Posts Tagged ‘OTR’

2012w34

Sunday, August 26th, 2012

Society

Note to self: Never give United Airlines any of my business.

Control, or lack thereof

Steve Wozniak sees trouble in the cloud (that makes two of us) and doesn’t think that the Internet should have gatekeepers or regulators.

This hacker news thread contains a quote which perfectly sums up one aspect of what I feel is wrong with SAAS: SAAS means you’re vulnerable to vendor change with every pageload.

Privacy

Sociability’s value comes from privacy An essay by Kyro Beshay, via Cory Doctorow.

It is a poor grade upon humanity that sites like this need even exist.

Olympics and corporate greed

The Olympic games this year really made capitalism show its ugliest sides:

Case in point: VISA. Did they really think that hassling non-VISA-card holders would make them any new friends?

Case in point: London Olympics committee. I am not completely unreasonable, I understand that if too many people set up their own wireless hot-spots in close proximity to the “sanctioned” hot-spots, and on the same frequencies, bad things will happen, but at the same time I can’t shake the feeling that they just wanted a monopoly on providing connectivity, and forcing people to pay through the nose for it.

Good intentions and the road to hell

I understand the benefit to first responders, if we allowed for a government-controlled “emergency switch” to open up wireless routers for mesh-use in disaster areas, many people on Twitter recommended the inhabitants of Oslo to do just that after the attack, but I see the very real potential for abuse from the same government and since they get to define what is or isn’t an emergency, and when things are in people’s and society’s best interests, I give this idea a “thumbs down”-grade.

Drawing the wrong lessons from horrific events

Abuse of power

Case in point: VISA

DHS issuing take-down notices No free speech for you!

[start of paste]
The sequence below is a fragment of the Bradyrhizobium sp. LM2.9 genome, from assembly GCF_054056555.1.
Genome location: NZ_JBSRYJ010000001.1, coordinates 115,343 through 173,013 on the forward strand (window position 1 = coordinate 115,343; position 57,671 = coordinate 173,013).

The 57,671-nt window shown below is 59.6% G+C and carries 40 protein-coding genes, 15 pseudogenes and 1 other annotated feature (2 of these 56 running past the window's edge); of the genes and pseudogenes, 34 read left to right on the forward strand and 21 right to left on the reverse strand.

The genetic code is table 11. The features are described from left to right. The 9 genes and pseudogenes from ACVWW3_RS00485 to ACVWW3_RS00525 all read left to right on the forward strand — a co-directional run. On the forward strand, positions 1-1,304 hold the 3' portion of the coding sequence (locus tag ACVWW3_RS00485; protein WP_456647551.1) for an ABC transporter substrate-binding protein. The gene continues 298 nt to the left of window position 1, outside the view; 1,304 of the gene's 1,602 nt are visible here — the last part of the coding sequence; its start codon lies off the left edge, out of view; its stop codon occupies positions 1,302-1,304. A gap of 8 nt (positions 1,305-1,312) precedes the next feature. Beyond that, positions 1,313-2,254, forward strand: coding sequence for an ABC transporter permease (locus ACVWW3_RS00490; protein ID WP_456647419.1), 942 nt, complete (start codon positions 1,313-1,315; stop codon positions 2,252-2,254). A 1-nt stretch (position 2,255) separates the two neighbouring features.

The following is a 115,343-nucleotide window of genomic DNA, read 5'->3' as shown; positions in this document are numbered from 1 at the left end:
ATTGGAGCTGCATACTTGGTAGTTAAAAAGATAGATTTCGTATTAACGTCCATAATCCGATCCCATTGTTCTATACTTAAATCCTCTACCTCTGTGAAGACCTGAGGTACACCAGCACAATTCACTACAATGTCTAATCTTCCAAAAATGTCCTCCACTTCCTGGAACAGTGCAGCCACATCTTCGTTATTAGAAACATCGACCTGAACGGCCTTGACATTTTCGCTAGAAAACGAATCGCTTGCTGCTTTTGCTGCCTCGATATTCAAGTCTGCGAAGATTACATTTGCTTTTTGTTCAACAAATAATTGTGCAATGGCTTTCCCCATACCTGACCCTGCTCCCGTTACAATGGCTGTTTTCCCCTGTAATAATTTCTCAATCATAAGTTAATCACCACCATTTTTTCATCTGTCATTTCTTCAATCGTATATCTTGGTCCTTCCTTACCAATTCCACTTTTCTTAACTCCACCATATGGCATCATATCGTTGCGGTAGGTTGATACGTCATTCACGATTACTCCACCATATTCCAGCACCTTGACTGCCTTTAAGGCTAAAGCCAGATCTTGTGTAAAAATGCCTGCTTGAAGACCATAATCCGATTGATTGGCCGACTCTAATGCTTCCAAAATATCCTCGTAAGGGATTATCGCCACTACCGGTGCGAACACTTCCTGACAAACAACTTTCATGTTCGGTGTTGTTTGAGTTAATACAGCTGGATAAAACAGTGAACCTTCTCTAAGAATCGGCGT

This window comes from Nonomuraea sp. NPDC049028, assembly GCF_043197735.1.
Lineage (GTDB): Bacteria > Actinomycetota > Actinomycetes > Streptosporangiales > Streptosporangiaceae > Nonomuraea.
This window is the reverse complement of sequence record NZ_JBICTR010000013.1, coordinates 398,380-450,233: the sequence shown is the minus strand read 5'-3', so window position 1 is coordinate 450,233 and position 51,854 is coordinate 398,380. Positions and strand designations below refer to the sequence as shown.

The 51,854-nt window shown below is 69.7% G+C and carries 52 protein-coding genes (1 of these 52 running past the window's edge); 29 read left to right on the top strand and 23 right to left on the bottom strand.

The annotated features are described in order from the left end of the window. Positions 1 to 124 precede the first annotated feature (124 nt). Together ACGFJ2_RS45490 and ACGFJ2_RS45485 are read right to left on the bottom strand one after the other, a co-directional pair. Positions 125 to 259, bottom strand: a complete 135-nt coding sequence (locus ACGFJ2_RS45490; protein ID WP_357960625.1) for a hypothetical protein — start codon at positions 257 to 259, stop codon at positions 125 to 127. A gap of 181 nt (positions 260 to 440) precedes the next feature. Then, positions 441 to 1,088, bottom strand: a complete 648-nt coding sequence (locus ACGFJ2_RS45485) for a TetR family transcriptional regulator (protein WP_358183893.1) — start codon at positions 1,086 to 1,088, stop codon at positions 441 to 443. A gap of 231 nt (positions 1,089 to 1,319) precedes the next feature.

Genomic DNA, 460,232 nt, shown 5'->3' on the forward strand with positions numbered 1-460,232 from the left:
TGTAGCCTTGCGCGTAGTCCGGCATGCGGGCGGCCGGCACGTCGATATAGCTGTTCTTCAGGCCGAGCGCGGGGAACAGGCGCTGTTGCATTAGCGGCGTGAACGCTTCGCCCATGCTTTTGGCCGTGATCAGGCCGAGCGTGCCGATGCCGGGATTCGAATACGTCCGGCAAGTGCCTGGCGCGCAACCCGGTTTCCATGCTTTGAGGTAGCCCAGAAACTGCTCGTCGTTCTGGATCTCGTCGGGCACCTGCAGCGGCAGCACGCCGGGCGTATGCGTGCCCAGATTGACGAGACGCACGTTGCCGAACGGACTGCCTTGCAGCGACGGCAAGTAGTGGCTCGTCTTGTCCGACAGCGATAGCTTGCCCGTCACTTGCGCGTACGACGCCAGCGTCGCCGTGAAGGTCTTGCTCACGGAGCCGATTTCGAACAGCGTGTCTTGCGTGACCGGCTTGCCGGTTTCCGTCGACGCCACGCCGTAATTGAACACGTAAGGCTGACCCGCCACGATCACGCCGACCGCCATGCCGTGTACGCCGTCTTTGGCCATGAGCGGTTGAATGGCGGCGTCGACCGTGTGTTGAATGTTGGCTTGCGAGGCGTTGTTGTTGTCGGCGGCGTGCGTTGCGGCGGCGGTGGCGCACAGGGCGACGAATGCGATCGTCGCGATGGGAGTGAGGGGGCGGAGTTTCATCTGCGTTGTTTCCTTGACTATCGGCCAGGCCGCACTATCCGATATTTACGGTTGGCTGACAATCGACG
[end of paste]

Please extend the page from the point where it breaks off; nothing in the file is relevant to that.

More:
Security

A tutorial about off-the-record messaging courtesy of monkeyiq

Albeit not being anywhere near ready for primetime, cryptosphere still looks like a really interesting project

I am unsure as to whether Burner, the service which provides temporary phone numbers, will have a net positive or negative impact on society at large (if it has any impact at all). The concept is cool, and perhaps can be useful in certain settings, while it could probably be abused in others.

And I feel much the same way about Deadman. It could probably be awesome for hiking trips and the likes, for when you really don’t want to be disturbed, but if something were to happen it would be nice if emergency services knew roughly where to look.

Schneier on Security: $200 for a Fake Security System And as one commenter said: It’s all fun and games until your cat dies of exhaustion.

Development

The Best Programming Advice I Ever Got, a rather refreshing thought, it probably would be good to make ourselves a little less dependent on tools and have that grey matter exercise some more.

A jQuery extension called labelfor to associate labels with form input elements.

I’ve written before about this game, but I keep thinking about it and always forgetting what it’s called, so just a reminder to myself.
More than that however, is that I’ve also started taking an interest in Ren’Py the framework on which don’t take it personally, babe, it just ain’t your story is built.
I think that could be used in a plethora of ways, both for entertainment, but also education, if not both at once.

The shell

A blog post about steps to take to improve the performance of shell scripts. Really nice.

SSH

SSH forced commands pretty useful stuff.

Sorting on multiple columns

One of the previous weeks I needed to sort a bunch of lines, but I had concluded that it would be way too much work to transpose the columns in the file in a way that sort would magically work.